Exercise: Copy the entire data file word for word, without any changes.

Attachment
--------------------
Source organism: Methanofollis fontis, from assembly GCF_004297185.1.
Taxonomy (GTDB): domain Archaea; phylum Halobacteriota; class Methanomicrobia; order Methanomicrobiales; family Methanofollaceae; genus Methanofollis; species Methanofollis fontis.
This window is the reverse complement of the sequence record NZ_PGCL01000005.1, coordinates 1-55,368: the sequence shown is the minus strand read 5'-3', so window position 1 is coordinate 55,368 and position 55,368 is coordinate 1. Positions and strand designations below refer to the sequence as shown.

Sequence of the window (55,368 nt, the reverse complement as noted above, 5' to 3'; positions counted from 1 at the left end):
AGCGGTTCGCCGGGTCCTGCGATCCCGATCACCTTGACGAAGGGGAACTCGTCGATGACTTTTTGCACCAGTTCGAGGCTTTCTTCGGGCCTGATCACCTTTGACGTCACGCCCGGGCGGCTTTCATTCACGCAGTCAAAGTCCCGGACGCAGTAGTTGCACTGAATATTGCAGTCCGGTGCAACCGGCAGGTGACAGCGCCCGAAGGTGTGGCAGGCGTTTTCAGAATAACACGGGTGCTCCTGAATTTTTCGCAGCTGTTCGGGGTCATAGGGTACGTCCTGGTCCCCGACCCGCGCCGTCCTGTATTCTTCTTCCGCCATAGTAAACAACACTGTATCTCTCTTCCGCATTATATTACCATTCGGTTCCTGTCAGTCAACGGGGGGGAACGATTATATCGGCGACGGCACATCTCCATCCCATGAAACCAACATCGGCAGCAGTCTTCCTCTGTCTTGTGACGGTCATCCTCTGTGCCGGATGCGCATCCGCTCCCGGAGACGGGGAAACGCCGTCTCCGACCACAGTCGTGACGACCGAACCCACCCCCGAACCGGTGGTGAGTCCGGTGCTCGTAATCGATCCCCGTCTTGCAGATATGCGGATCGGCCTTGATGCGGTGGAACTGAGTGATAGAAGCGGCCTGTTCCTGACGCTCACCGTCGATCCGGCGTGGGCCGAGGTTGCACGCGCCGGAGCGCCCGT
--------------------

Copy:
Source organism: Methanofollis fontis, from assembly GCF_004297185.1.
Taxonomy (GTDB): domain Archaea; phylum Halobacteriota; class Methanomicrobia; order Methanomicrobiales; family Methanofollaceae; genus Methanofollis; species Methanofollis fontis.
This window is the reverse complement of the sequence record NZ_PGCL01000005.1, coordinates 1-55,368: the sequence shown is the minus strand read 5'-3', so window position 1 is coordinate 55,368 and position 55,368 is coordinate 1. Positions and strand designations below refer to the sequence as shown.

Sequence of the window (55,368 nt, the reverse complement as noted above, 5' to 3'; positions counted from 1 at the left end):
AGCGGTTCGCCGGGTCCTGCGATCCCGATCACCTTGACGAAGGGGAACTCGTCGATGACTTTTTGCACCAGTTCGAGGCTTTCTTCGGGCCTGATCACCTTTGACGTCACGCCCGGGCGGCTTTCATTCACGCAGTCAAAGTCCCGGACGCAGTAGTTGCACTGAATATTGCAGTCCGGTGCAACCGGCAGGTGACAGCGCCCGAAGGTGTGGCAGGCGTTTTCAGAATAACACGGGTGCTCCTGAATTTTTCGCAGCTGTTCGGGGTCATAGGGTACGTCCTGGTCCCCGACCCGCGCCGTCCTGTATTCTTCTTCCGCCATAGTAAACAACACTGTATCTCTCTTCCGCATTATATTACCATTCGGTTCCTGTCAGTCAACGGGGGGGAACGATTATATCGGCGACGGCACATCTCCATCCCATGAAACCAACATCGGCAGCAGTCTTCCTCTGTCTTGTGACGGTCATCCTCTGTGCCGGATGCGCATCCGCTCCCGGAGACGGGGAAACGCCGTCTCCGACCACAGTCGTGACGACCGAACCCACCCCCGAACCGGTGGTGAGTCCGGTGCTCGTAATCGATCCCCGTCTTGCAGATATGCGGATCGGCCTTGATGCGGTGGAACTGAGTGATAGAAGCGGCCTGTTCCTGACGCTCACCGTCGATCCGGCGTGGGCCGAGGTTGCACGCGCCGGAGCGCCCGT